Before matriculating at HBS, Damjan Korac (MBA 2017) had a plan to combine his interest in technology and management. Damjan interned as a product manager at Microsoft after his junior year at Princeton, and as a senior was accepted into the 2+2 Program at HBS.
Knowing that HBS would help him hone his business and leadership skillset, Damjan planned to spend the next two years focused on engineering. “I knew it wasn’t enough just to be a strong software engineer. It might be enough to build a great product, but it’s not enough if you want to build a great company,” he noted. Damjan spent the years before HBS working at AppNexus in New York City.
While working as an engineer Damjan never lost sight of his ultimate goal: to found and grow a business. “I was curious to work at a startup on the front lines, and I enjoyed being in that real world environment,” he said. “On a day-to-day basis I was always observing the managers that inspired me–and trying to understand what worked (and why) when leading a team.”
When Damjan made the move to Boston, he had the chance to explore the intersection between technology and business management in the classroom. He took advantage of classes like Launching Tech Ventures, Strategy & Technology, Scaling Tech Ventures, and Entrepreneurial Sales and Marketing.
He also spent much of his two years at HBS working on his own startup and taking advantage of the school’s entrepreneurial resources. He was a Rock Summer Fellow; participated in the Rock Accelerator Program and the Harvard Innovation Lab’s Venture Incubation Program; and pursued an Independent Project—a second-year faculty-supervised project for academic credit—focused on the development of his startup. Damjan also worked closely with professors like Tom Eisenmann, Jeff Bussgang, and Karen Mills; and gleaned leadership lessons on a daily basis from the cases and curriculum.
Given Damjan’s combined interest in technology ventures and leadership, and his background and work experience in the engineering field, the new MS/MBA seems like it would have been an obvious fit. When we chatted with him about the new joint degree he was excited to know this would be an option for future students with similar interests. “I definitely would have applied to this program,” he told us. “I think it’s great that students will graduate with two degrees in two years, and will have the chance to combine these two skill sets in a really structured way.”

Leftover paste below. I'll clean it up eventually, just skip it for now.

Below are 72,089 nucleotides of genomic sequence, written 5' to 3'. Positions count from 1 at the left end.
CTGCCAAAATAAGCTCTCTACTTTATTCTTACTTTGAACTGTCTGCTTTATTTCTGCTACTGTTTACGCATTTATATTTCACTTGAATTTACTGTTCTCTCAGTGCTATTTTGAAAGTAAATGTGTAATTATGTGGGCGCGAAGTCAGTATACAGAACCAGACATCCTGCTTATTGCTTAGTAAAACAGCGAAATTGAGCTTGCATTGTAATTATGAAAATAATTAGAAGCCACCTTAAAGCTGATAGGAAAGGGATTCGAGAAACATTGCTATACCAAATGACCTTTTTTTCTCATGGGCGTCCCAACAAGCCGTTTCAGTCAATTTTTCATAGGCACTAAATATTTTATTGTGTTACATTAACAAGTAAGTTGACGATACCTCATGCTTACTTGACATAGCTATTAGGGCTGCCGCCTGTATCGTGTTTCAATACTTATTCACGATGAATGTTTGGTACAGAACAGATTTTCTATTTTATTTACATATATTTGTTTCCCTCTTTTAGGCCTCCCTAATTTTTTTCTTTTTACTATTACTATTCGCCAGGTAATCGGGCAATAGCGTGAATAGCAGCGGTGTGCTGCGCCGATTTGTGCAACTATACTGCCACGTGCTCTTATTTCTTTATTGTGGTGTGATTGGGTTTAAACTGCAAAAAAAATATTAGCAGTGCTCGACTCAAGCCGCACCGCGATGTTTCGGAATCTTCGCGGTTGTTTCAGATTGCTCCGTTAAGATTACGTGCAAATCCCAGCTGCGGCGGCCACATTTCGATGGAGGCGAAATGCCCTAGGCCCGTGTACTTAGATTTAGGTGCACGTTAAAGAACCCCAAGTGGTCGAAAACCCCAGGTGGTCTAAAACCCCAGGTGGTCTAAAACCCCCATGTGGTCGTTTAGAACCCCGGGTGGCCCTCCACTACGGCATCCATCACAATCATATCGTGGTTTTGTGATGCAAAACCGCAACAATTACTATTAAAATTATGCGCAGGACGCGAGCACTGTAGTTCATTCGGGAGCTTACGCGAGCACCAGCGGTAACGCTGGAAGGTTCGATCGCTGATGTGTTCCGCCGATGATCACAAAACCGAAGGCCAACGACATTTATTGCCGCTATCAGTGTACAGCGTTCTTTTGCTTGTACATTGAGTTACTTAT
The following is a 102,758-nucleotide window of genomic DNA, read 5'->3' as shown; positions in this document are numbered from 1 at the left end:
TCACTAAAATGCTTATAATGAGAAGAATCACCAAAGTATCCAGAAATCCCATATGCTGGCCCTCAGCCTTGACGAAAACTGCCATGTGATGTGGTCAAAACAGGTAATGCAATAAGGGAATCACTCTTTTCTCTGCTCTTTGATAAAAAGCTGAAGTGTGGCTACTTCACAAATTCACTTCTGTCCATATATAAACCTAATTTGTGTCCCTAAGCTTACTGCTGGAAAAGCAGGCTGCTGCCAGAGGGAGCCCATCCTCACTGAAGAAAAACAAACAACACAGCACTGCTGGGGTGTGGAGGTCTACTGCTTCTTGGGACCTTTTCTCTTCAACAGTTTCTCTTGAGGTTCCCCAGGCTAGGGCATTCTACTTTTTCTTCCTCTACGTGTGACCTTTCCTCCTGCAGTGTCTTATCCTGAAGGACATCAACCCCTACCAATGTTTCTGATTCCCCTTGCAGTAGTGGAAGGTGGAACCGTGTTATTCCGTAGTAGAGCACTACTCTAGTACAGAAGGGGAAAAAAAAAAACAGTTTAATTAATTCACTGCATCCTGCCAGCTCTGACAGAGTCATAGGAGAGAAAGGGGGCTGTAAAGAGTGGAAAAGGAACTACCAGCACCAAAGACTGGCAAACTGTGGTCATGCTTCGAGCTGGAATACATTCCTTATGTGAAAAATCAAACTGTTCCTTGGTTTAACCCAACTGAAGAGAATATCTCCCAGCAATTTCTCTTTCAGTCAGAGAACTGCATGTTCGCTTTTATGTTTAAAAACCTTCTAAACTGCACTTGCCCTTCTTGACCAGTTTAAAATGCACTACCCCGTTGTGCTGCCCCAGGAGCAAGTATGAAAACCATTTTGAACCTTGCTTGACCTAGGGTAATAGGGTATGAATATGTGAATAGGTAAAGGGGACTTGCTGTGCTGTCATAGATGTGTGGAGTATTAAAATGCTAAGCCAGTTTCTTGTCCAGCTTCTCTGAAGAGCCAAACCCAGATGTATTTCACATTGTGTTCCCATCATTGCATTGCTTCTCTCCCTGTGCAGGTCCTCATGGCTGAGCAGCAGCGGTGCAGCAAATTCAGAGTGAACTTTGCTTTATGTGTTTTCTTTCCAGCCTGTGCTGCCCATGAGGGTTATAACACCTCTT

Though there are many students interested in technology and entrepreneurship at HBS, Damjan admits he would have appreciated the cohort experience that the new MS/MBA will offer. “Bringing together a group of 30 people with a deep interest in technology is extremely interesting to me. I occasionally felt isolated as a developer at HBS, and I definitely could have used that community. I think the capstone project looks incredibly interesting, as does the chance to work closely with small groups of your peers throughout the two years.”
“I’ve learned it’s hard to successfully bring together sales and engineering in a way that’s very productive,” he continued. “That is often what separates new companies that succeed from those that struggle to gain meaningful traction. It’s an important challenge when building a team. I think that having an MS/MBA would help you reprioritize, balance resources between sales and engineering, and manage both of them simultaneously. I think a huge gap will be bridged in tech ventures by these graduates.”
Damjan also noted that there’s some skepticism around whether entrepreneurs should even attend graduate programs. He counters, “For two years at HBS, my full time job was learning about business, meeting people, and working towards my own startup. It was an incredibly safe environment to start my own company with Harvard’s resources and network at my fingertips.” For applicants who also want to continue to develop their technical expertise, this joint degree is even more compelling.
So what’s the plan for Damjan now he’s graduated from HBS? He and his cofounders and HBS classmates Gerrit Oren and Andrea Fantacone will continue to work full-time on their startup Magpie. And as he starts to do more recruitment, Damjan notes: “When looking at applicants, an MBA who also has an MS (and that technical background) would definitely stand out.”
Photo credit: ©Susan Young for Harvard Business School